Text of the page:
An Israeli air strike on a house in Gaza has killed three senior Hamas military commanders, militants say.
Mohammed Abu Shamala, Mohammed Barhoum and Raed al-Attar died in the attack near the southern town of Rafah.
They were among at least 19 killed, a day after Hamas’s military chief Mohammed Deif reportedly survived a strike that killed his wife and child.
An Israeli was severely injured as rockets were fired into Israel on Thursday, the army said.
Hostilities resumed after peace talks collapsed on Tuesday.
Israel has vowed to pursue its campaign until “full security” is achieved.
Six weeks of fierce fighting have left at least 2,103 people dead, all but 67 of them Palestinians and most of them said to be civilians.
In other developments:
- The Israeli air force attacked and “hit” six Islamic Jihad activists reportedly poised to fire rockets at Israel from northern Gaza
- An Israeli air strike killed four Palestinians as they were burying relatives killed earlier at a graveyard in Gaza City, medics told AFP news agency
- At least six Palestinians, four of them children, were killed in Israeli attacks overnight in the northern town of Beit Lahiya and in Gaza City, AFP reports
‘Missile after missile’
Israel’s strike on Rafah demolished a four-storey building, killing at least three people in addition to the Hamas leaders.
Local man Hamza Khalifa told AP news agency there had been no warning: “We only heard multiple F-16 [warplane] missiles, one after the other, six or seven missiles.”
Israeli Prime Minister Benjamin Netanyahu praised the “superior intelligence” of the domestic Shin Bet security service and the “precise execution” of the attack.
The three commanders killed were key to operations including smuggling, tunnel construction and capturing the Israeli soldier Gilad Shalit in 2006, the BBC’s Yolande Knell reports
Hamas commanders killed
- Raed al-Attar, the most senior Hamas commander in the south, personally handed over Israeli soldier Gilad Shalit to the Egyptians during the 2011 prisoner exchange; his role in Hamas was to smuggle weapons into the Gaza Strip and oversee recruitment and arms in the Rafah region, according to Israel
- Mohammed Abu Shamala was the Rafah commander said to have been responsible for planning the capture of Mr Shalit; he was also accused by Israel of killing an army officer in 1994 and orchestrating an attack in 2004 which killed six soldiers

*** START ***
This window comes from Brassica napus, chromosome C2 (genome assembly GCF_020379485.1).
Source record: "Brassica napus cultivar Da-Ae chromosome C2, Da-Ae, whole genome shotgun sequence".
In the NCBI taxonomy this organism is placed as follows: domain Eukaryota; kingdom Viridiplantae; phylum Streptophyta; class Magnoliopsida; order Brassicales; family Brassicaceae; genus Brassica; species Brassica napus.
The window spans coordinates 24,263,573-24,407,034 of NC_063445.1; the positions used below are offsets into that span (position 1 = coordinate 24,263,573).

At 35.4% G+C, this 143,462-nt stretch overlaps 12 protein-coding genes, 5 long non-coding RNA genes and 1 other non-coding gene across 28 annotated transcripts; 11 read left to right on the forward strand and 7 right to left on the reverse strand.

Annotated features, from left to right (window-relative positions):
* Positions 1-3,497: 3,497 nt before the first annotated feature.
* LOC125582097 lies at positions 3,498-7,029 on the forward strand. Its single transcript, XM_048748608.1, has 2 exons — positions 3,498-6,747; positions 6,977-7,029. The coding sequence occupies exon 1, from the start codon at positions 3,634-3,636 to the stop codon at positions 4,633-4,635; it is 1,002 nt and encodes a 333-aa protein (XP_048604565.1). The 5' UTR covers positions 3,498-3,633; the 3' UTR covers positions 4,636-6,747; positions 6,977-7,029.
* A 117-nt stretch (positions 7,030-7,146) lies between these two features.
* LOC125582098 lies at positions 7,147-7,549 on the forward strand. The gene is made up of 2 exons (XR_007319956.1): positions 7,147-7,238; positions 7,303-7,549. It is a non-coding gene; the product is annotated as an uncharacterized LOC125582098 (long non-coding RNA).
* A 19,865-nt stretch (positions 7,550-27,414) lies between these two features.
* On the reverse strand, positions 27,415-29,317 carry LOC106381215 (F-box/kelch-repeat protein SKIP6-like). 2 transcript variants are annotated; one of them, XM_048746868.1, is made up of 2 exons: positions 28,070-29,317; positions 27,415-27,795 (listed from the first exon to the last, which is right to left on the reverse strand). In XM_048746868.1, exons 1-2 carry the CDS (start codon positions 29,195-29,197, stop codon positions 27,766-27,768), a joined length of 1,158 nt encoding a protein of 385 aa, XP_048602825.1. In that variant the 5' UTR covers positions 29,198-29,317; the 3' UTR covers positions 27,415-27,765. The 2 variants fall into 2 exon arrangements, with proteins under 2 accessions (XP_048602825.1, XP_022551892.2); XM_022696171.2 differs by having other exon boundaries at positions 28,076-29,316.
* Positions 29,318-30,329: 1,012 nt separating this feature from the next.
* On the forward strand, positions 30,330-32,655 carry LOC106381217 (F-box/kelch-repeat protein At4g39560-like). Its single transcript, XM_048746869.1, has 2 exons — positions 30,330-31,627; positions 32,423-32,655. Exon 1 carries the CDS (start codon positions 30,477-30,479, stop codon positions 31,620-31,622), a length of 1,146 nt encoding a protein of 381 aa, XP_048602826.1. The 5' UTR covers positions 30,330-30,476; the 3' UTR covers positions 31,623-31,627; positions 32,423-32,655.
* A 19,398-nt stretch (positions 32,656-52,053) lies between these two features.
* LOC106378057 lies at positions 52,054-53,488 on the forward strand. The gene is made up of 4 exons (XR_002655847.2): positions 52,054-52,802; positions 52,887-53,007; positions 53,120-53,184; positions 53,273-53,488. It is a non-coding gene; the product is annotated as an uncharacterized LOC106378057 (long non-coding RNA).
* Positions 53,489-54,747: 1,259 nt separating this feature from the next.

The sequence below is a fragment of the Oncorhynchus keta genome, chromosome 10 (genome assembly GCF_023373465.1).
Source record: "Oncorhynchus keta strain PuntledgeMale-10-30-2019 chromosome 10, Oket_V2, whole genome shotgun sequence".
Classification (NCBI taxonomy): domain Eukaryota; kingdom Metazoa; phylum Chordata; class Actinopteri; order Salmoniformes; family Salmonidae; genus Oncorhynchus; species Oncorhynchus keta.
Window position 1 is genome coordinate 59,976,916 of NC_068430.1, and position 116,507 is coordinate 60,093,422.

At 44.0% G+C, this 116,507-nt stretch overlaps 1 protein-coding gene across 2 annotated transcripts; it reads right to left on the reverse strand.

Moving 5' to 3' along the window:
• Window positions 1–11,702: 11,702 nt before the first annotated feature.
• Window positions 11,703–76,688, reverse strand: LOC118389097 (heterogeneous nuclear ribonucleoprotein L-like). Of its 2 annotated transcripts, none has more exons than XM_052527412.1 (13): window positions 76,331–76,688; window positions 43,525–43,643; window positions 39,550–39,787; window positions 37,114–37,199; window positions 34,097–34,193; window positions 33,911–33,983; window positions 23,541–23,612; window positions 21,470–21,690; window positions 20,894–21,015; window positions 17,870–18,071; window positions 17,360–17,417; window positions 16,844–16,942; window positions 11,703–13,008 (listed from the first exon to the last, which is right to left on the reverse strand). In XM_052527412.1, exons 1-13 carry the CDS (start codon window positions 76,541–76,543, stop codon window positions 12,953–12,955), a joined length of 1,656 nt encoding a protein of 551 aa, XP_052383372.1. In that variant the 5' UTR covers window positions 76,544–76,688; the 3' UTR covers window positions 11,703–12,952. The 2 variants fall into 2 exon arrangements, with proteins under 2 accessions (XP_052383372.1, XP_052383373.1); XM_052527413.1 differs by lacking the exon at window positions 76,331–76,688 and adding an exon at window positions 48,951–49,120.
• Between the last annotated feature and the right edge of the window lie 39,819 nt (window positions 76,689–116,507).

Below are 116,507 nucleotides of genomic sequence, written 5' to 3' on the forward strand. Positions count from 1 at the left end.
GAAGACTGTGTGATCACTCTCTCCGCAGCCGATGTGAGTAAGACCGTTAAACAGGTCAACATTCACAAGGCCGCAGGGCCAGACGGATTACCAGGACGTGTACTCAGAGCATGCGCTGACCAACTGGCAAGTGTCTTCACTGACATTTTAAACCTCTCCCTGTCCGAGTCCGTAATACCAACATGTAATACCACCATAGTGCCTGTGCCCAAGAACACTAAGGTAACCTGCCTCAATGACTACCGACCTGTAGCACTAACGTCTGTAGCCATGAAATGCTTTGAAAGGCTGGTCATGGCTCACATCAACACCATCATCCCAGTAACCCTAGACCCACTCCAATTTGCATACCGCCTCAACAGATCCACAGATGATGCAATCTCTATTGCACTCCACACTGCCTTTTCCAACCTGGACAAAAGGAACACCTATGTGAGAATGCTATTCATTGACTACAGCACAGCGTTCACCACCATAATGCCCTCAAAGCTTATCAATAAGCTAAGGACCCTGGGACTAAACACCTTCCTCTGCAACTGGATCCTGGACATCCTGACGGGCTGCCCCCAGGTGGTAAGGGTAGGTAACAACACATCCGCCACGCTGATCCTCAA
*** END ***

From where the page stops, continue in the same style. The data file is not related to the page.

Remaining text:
- Mohammed Barhoum, a close relative of Hamas spokesman Fawzi Barhoum, was a senior local Hamas commander
“The assassinations of the three Qassam [Hamas military wing] leaders is a grave crime,” Hamas spokesman Sami Abu Zuhri told Reuters news agency. “But it will not break our people and Israel will pay the price for it.”
Israel’s military said it had carried out 20 attacks on targets in Gaza during the night in response to militant rocket attacks. Since talks on extending the ceasefire failed, 213 rockets had been fired at Israel, it added.
In another development, Hamas warned foreign airlines to stop flying to and from Tel Aviv’s Ben Gurion Airport from Thursday.
Hamas also confirmed it was abandoning efforts to negotiate a durable ceasefire with Israel.
Palestinian representative to the UN, Riyad Mansour: “We are still willing and ready to resume the efforts in Cairo and it is the Israeli side that has taken this option”
It had gone to the talks in Cairo demanding an end to the Israeli and Egyptian blockades of Gaza, and the establishment of a seaport and airport.
Israel, for its part, had sought guarantees that Hamas and other factions in Gaza would be disarmed.
The UN Security Council voiced “grave concern” at the resumption of hostilities and “called upon the parties to resume negotiations to urgently reach a sustainable and lasting ceasefire”.